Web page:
Marcel Dyf (French 1899-1985) Still Life Floral o/c 29 x 24 ins.

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Marcel Dyf (French 1899-1985) Still Life Floral o/c 29 x 24 ins.

16,000.00

Framed size is 39 x 33 inches

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Marcel Dyf was born in Paris on October 7, 1899.  His birth name was actually Marcel Dreyfus.

As a youth, Dyf was influenced by the Impressionist and Post-Impressionist movements  observed in Paris and Normandy during time spent on holiday.  In 1922, the artist-to-be moved to Arles to pursue artistic endeavors and kept a studio there until 1942.  There, Dyf was challenged by a new range of colors, light and landscapes and images used in work at the time.

In Arles, Dyf was commissioned to paint large historical and decorative works, mostly frescoes in the town halls of Saint Martin-de-Crau and Les Saintes Maries-de-la-Mer, in Arles, in the Museon Arlaten and in the dining hall of the College Ampere.  Dyf also designed windows for the Church of Saint Louis in Marseille during this time.

In 1935, Dyf moved to Paris, working at a Left Bank studio until the city 's 1940 invasion.  Dyf entered the Resistance in Correze and after the Liberation in 1945, he set up studio in Saint Paul-de-Vence, dividing his time between Paris and the south of France.  Galleries in Cannes, Nice, Marseille and Strasbourg sold his paintings; while in Paris, Dyf exhibited at the Salon d'Automne, the Salon des Tuileries and the Salon des Artistes Francais.  In the early 1950's, Dyf worked in Paris during winter and summered in Cannes, where he set up a studio-gallery, establishing a regular following among American visitors to the Riviera.

During the summer of 1954, artist Marcel Dyf met model and soon-to-be  "artist muse", Claudine Godat.  At age 19, Claudine was some thirty-six years younger than Dyf, and striking in all aspects.  Godat proved to be the catalyst in Dyf's life, witnessing the journey in the artist's oeuvre to maturation.  On numerous occasions, Dyf provided a glimpse into the personal, everyday activities of the special relationship he shared with his wife as seen in "Claudine with Cat".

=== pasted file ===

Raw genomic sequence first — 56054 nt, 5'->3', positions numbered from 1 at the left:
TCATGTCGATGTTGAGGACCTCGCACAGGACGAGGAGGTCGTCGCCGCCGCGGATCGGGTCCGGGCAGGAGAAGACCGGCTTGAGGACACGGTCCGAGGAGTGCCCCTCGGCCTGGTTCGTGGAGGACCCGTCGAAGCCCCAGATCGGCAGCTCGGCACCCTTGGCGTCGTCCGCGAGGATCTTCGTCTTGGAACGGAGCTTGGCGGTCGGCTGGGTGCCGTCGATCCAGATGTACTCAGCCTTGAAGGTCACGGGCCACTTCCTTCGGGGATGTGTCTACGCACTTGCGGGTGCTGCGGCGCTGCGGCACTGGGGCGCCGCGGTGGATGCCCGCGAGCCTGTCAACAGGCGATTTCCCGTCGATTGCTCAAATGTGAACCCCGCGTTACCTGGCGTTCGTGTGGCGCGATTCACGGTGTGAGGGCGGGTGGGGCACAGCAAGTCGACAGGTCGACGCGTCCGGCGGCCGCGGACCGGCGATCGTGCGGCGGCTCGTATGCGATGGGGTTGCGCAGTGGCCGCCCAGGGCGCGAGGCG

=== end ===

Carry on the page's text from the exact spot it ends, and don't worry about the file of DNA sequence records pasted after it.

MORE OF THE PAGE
A sleeping Claudine is visited by a pet cat, both caught in a moment of tranquility.  Claudine's classic features are reminiscent of Greek and Roman statuary while Dyf added a personal note with the grey striped cat, perched in her lap.  Dyf placed Claudine in a chair, colored in hues of turquoise while he balanced the composition and included  her ivory blouse and colorful yellow skirt.  Dyf's brushwork allows for a striking rendition of Claudine's flawless complexion and elegant but simple costume. He allowed the entire focus on Claudine by employing a subtle  background and allowing her arm gently to rest on her side.     

In 1956, the couple married, buying a 16th century hunting lodge located at Bois d'Arcy, close to Versailles.  Although this location proved to be their primary residence, the couple wintered in Provence (staying in Saint-Remy or the small village of Eygalieres).  Provence assisted Dyf in offering him such a diverse group of subject themes:  olive trees, cane windbreaks and the grey-white crags of the Alpilles.  The artist's love of this area and Claudine lasted his entire life.  Claudine insisted upon visiting Brittany in 1960.  Enchanted by the remoteness and untamed beauty of the region, Dyf envisioned great potential for new paintings.  During his career, Dyf found the opportunity to spend autumn at home near Versailles; early spring in Provence.  In May, the couple arrived in Brittany, spending the summer in a house he purchased opposite the church in a village named Arzon.

By the end of his life, Dyf divided his time between Versailles, Provence and Brittany. He also traveled to England, Holland, Morocco, Venice, and the United States.  

Artist Marcel Dyf died in 1985.